For a host of reasons, in the post-Soviet Union era, the West has made it clear it wants to see Ukraine firmly in its camp – and not tethered to the Russian Federation. Ukraine’s strategic geo-political location, its well-developed industrial infrastructure, its highly-educated population, fertile agricultural sector and certain key natural resources make it appetizing to Canada, the U.S. and the European Union to see that it aligns with “us” and not “them.”

What has held Ukraine back, much to the dismay of the West, is the painfully slow progress it has demonstrated in adopting western democratic practices, among other significant shortcomings. It is a nation where powerful industrial and media oligarchs – and the forceful financial means at their disposable – are tied tightly to the current president Viktor Yanukovych and his dominant Party of Regions. The rule of law is treated with suspicion and too often meted out arbitrarily, witness the current imprisonment of former Prime Minister Yulia Tymoshenko and allies of hers on corruption charges – charges that western governments and human rights organizations have universally denounced as a sham and politically motivated.

The dissemination of news and information, especially by television, is financed and controlled by a small handful of oligarchs and their mentors (or clients) who occupy the highest political offices in the land. By all independent accounts, corruption oozes from every corner of public life and within private business activity.

It is against these social, economic and political conditions that the West so desperately seeks a Ukraine that is strong, independent of Russia and which will one day adopt a venerable democratic electoral tradition that will shield it from strong-armed rulers and autocratic regimes.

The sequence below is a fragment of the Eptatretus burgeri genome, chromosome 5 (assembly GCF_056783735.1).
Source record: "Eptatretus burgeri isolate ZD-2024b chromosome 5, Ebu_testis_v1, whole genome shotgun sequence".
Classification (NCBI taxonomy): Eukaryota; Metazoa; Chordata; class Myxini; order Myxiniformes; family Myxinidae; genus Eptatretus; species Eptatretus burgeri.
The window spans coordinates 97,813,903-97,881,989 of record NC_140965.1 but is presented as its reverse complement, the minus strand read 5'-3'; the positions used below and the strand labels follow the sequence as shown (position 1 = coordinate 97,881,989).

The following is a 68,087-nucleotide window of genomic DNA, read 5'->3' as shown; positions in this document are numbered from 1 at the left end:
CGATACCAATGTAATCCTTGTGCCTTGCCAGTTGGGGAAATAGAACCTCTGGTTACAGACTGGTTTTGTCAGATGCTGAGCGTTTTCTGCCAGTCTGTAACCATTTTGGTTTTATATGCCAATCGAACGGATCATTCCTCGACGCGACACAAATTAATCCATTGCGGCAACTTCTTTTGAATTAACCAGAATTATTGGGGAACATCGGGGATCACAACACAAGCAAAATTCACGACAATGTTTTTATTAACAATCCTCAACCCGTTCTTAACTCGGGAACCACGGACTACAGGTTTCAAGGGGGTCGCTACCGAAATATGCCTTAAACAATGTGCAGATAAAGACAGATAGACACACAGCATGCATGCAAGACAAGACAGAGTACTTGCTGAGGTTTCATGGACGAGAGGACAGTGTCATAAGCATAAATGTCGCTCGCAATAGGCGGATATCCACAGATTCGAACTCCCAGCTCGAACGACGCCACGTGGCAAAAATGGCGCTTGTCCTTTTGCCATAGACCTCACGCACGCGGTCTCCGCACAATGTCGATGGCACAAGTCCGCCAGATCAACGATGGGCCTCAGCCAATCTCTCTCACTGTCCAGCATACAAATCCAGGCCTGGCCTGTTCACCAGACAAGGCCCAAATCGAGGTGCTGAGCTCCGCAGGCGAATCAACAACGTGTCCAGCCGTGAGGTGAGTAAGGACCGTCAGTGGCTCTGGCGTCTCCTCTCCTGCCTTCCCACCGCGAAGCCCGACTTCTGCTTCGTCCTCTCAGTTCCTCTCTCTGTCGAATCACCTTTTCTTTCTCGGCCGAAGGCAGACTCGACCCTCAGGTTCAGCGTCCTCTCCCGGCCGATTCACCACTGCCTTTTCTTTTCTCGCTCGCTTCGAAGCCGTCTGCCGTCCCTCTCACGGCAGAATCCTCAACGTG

In no small measure the political climate of today’s Ukraine helps explain why, since the demise of the Soviet Union more than 20 years ago, the West has deployed tens of thousands of election observers whenever the country organizes municipal, parliamentary or presidential elections. It’s the West’s way of saying to the people of Ukraine: electoral democracy is the path to building a better country where the will of citizens can be recognized and, by the way, we’re here to help you along this path.

The Oct. 28 parliamentary election was no exception to this trend. At an estimated cost of $9 million the government of Canada deployed more than 400 long- and short-term electoral observers, including more than 40 seconded to the ranking international mission, the Organization for Security and Cooperation in Europe (OSCE). Dozens of other sovereign states and international non-governmental organizations deployed thousands more, including observers from the parliament of the European Union, the NATO parliamentary assembly, the U.S.-based National Democratic Institute, the World Congress of Ukrainians, the Central Election Commission of Russia, and the European-based Organization for Democratic Initiatives and Human Rights, among many dozens of others.